We set out at 5:30 and hiked to the junction of the trail where we've traditionally seen these birds flutter high in the sky and then plummet down in accordance with the traditional mating ritual. The shrubby area played host to a lot of lingering white-throated sparrows and the sunset calls of the American robin were definitely part of the evening soundtrack. We saw one song sparrow with that big blotch on his chest, and then started playing a recording of the timberdoodle call: "Peent!" "Peent!" No answer. A barred owl started calling with the customary "Who Cooks for You!" call, but no woodcocks. With so many old fields in the Ozarks these birds should be in good shape from a habitat perspective, but through time, as we're seeing at our traditional birding site, the habitat is disappearing. I think that traditionally these birds used savannas, areas of open grown oaks with a thick grass-forb layer. This landscape type is uncommon now, and for birds, the surrogate is old fields.

There are areas around our traditional timberdoodle stomping grounds that still offer ample woodcock habitat. These areas are managed with regularly occurring prescribed fire to keep the woody brush at bay while stimulating the herbaceous layer. I do love timberdoodles like I adore Chuck will's-widow and Whip-por-wills, signs of the Ozarks and of spring. This ancient breeding ritual continues in shrublands across the Ozark Highlands, so hopefully you'll see it soon. While March is our snowiest month, even the natives have been triggered that spring thaw is near.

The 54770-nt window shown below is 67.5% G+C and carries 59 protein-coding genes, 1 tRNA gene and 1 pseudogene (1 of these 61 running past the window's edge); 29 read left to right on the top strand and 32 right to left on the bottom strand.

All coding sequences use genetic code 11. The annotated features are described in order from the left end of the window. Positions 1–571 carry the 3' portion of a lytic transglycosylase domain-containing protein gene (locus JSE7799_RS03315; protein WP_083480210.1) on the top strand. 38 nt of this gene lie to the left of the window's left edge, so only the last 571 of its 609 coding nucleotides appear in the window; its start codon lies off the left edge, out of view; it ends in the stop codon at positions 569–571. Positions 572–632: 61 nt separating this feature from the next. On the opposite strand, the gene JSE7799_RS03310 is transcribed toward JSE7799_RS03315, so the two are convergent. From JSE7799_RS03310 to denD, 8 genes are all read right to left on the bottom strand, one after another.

Sunday, February 26, 2017

February Fakeout

The abnormally dry and abnormally warm temperatures this week lasted a lot longer than they have in past years. Having a spring-like thaw is traditional, days when mourning cloaks break out and harbinger of spring first puts on its green. But this week's February fakeout of 80 degrees, high winds, and no moisture was different. High fire danger ratings persisted due to low fuel moistures, high temperatures and humidities dipping into the 28% range. It reminded me of April. So did seeing buttercups and bluets in bloom.

Large colonies of blooming harbinger of spring existed along the bottomlands of the Niangua River this week. I wonder if the native bees that feed on the earliest of the wildflowers broke out during the hot days or if, like birds, they are triggered to move by other mechanisms like day length. Garter snakes and basking turtles were also out this week and I'm hearing Eastern phoeobes lately.

The 28 degree night and cooler temperatures are certainly welcome in late February, and we could use a decent snow as well. As Bill McKibben writes in Eaarth: Making a Life on a Tough New Planet, nature is no longer predictable. Weather events and fluctuations are more extreme today than in the past. The timberdoodles are right on time and a lot of the native trees like the oaks don't seem to be tricked by the temperature (though I did see an aromatic sumac in full bloom this week, and a morel mushroom was reported from the far southwest county of McDonald this week). The days march on towards spring, and who knows, perhaps in coming years we'll see production of homegrown Tempranillo in North Missouri.

Saturday, February 11, 2017

Great Backyard Bird Count: February 17-20